Skills 

- Use plant ecological theory to develop and test hypotheses about impacts of land use and environmental change on the diversity and function of plant populations and communities.

- Apply plant ecological principles to applied problems in nature and landscape management and plant production

 

Competences 

- Understand and criticize research, concepts and theories in major areas of plant ecology and its applications 

- Understand and use models and hypotheses to explain ecological patterns and processes, and evaluate these critically 

- Discuss scientific aspect of applied problems concerning plant populations and communities 

One to two lectures per day, including discussions. 

Quantitative and theoretical exercises

Reading articles and look critical at the literature, this part will likewise be with discussions.

Two all-day excursions, including field data collection.
Analysis and review of methods for data collection.

An indoor plant experiment in groups, including data analysis, interpretation, presentation and discussion.

Quizzes. Four one-hour written examinations in specified parts of the curriculum.

Student project and report: Each student decides on a current research question in plant ecology. This project includes literature searching, criticital reading, synthesis and reference management. The student develops a short report, which is then read by fellow students and subjected to peer-feedback in Absalon. Students present to peers in class (with peer feedback) and then write an assessed project report.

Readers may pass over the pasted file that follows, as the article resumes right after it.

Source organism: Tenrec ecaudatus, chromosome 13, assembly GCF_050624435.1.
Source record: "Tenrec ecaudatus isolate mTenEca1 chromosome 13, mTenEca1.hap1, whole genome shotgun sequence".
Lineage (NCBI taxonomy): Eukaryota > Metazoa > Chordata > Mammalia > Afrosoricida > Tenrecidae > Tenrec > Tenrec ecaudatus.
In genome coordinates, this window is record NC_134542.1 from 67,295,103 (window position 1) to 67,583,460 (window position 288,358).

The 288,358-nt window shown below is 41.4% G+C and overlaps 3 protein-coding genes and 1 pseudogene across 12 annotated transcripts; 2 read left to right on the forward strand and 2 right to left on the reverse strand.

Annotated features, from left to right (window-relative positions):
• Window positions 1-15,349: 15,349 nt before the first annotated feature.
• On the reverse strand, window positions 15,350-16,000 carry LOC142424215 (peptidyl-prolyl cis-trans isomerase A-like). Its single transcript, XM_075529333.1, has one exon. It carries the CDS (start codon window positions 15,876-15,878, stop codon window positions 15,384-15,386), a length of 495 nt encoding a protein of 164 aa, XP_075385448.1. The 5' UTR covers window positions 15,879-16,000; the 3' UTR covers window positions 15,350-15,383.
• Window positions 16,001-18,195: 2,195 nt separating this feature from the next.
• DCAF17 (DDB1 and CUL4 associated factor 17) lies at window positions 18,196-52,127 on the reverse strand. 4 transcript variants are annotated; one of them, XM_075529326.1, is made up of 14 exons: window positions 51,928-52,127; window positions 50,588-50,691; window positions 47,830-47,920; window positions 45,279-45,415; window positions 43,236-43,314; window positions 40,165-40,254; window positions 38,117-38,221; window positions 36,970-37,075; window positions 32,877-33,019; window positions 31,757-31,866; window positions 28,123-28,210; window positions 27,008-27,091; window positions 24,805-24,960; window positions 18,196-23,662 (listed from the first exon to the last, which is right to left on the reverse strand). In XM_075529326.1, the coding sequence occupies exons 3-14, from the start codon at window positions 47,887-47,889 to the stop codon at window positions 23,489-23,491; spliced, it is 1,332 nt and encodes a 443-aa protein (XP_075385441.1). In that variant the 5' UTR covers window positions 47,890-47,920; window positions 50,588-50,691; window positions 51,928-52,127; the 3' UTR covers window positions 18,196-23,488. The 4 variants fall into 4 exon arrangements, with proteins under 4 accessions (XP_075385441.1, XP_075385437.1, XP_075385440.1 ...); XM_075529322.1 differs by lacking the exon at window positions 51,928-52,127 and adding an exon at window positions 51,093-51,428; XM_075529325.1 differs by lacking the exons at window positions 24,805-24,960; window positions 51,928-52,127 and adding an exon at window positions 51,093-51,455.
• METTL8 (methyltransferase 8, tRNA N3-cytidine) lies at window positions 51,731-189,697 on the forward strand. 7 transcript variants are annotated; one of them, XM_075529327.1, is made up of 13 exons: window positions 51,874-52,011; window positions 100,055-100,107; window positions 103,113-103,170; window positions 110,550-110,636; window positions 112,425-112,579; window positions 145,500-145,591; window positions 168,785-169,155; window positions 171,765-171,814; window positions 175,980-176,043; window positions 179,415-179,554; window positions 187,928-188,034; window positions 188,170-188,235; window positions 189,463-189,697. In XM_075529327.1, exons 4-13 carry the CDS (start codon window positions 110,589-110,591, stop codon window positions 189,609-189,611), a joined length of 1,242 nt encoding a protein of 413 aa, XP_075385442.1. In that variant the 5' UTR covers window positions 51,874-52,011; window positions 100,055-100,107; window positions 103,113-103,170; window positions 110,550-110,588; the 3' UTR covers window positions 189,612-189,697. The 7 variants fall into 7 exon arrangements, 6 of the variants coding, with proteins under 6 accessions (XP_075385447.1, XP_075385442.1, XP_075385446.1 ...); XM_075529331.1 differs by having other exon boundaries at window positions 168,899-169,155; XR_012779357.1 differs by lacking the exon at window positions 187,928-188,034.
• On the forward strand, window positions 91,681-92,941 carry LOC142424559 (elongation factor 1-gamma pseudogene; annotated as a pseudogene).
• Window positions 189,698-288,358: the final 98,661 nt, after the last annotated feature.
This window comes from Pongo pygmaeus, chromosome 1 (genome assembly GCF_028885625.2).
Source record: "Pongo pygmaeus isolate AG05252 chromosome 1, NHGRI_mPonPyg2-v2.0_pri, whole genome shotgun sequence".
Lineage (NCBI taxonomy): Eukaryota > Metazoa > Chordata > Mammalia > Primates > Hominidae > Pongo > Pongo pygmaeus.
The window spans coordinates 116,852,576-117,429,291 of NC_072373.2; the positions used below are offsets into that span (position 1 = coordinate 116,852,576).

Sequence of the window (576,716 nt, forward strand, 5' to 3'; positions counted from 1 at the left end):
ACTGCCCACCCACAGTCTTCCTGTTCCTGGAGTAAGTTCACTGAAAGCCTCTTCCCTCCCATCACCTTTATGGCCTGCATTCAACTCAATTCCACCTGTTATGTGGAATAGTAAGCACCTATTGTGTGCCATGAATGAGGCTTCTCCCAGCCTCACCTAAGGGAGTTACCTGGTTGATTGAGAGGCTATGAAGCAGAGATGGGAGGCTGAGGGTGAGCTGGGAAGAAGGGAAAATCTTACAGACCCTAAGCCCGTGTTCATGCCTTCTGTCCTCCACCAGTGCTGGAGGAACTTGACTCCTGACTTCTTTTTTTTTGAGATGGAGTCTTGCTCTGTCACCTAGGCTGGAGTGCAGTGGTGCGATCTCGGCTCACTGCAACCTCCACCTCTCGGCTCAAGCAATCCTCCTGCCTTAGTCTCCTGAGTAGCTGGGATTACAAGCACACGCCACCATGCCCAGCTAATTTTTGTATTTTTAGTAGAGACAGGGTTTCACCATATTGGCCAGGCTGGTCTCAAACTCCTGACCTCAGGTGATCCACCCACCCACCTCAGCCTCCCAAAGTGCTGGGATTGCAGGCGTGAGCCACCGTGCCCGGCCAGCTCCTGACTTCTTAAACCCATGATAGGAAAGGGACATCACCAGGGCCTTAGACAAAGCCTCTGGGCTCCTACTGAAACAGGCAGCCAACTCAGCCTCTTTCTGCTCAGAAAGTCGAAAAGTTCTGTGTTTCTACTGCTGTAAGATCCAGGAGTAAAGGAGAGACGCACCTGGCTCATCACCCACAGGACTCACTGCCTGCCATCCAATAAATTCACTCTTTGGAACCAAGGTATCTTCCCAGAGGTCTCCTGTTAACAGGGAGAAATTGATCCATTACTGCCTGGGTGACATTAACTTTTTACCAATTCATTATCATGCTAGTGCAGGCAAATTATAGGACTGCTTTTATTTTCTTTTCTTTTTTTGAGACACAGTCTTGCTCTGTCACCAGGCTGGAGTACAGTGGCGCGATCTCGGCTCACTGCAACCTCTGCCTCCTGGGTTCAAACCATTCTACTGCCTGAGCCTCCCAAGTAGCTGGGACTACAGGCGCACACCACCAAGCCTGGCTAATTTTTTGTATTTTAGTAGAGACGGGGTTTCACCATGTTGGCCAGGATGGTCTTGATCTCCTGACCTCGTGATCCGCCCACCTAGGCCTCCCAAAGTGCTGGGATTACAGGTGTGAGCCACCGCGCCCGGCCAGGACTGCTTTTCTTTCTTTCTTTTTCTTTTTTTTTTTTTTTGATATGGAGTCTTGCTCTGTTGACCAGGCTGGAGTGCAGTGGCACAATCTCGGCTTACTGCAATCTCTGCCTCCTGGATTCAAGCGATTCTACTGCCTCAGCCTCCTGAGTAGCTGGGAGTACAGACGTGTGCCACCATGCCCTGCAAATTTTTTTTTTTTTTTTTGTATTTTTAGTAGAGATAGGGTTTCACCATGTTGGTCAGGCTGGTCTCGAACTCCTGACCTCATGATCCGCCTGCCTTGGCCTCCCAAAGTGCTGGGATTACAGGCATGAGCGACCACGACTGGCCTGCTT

In all these activities, our main teaching form is based on dialogue, discussions, and a critical but supporting approach to complex scientific and applied ecological challenges.

Gurevitch J, Scheiner SM and Fox GA:  The Ecology of Plants. Third Edition. Sinauer Associates.
Scientific articles

Introductory courses in ecology and botany

Academic qualifications equivalent to a BSc degree is recommended.

Oral
Individual
Collective
Continuous feedback during the course of the semester
Peer feedback (Students give each other feedback)

Individual teacher feedback to students during project development, experiments, and for final report. 

Teacher and peer feedback to project report, experimental results and presentation.

Collective oral feedback to the results of the four smaller exams during course.

Individual feedback if requested. 

ECTS
7,5 ECTS
Type of assessment
Continuous assessment
Type of assessment details
Continuous assessment, including 1) four smaller written exams during the course (1hour each) (60%); 2) an individual written report on a chosen subject (40%)
Aid
Only certain aids allowed

No materials at 1) written exams
All materials allowed for 2) individual written report

Marking scale
7-point grading scale
Censorship form
No external censorship
Several internal examiners.
Criteria for exam assessment

Look at the learning outcome

Single subject courses (day)

  • Category
  • Hours
  • Lectures
  • 32
  • Class Instruction
  • 14
  • Preparation
  • 96
  • Theory exercises
  • 8
  • Excursions
  • 16
  • Project work
  • 32
  • Guidance
  • 2
  • Exam
  • 6
  • English
  • 206

Kursusinformation

Language
English
Course number
NPLK21001U
ECTS
7,5 ECTS
Programme level
Full Degree Master
Duration

1 block

Placement
Block 1
Schedulegroup
C
Capacity
30
The number of seats may be reduced in the late registration period
Studyboard
Study Board of Natural Resources, Environment and Animal Science
Contracting department
  • Department of Plant and Environmental Sciences
Contracting faculty
  • Faculty of Science
Course Coordinator
  • Paul Neve   (6-7769756c7d6c4777736c7535727c356b72)
Saved on the 20-04-2022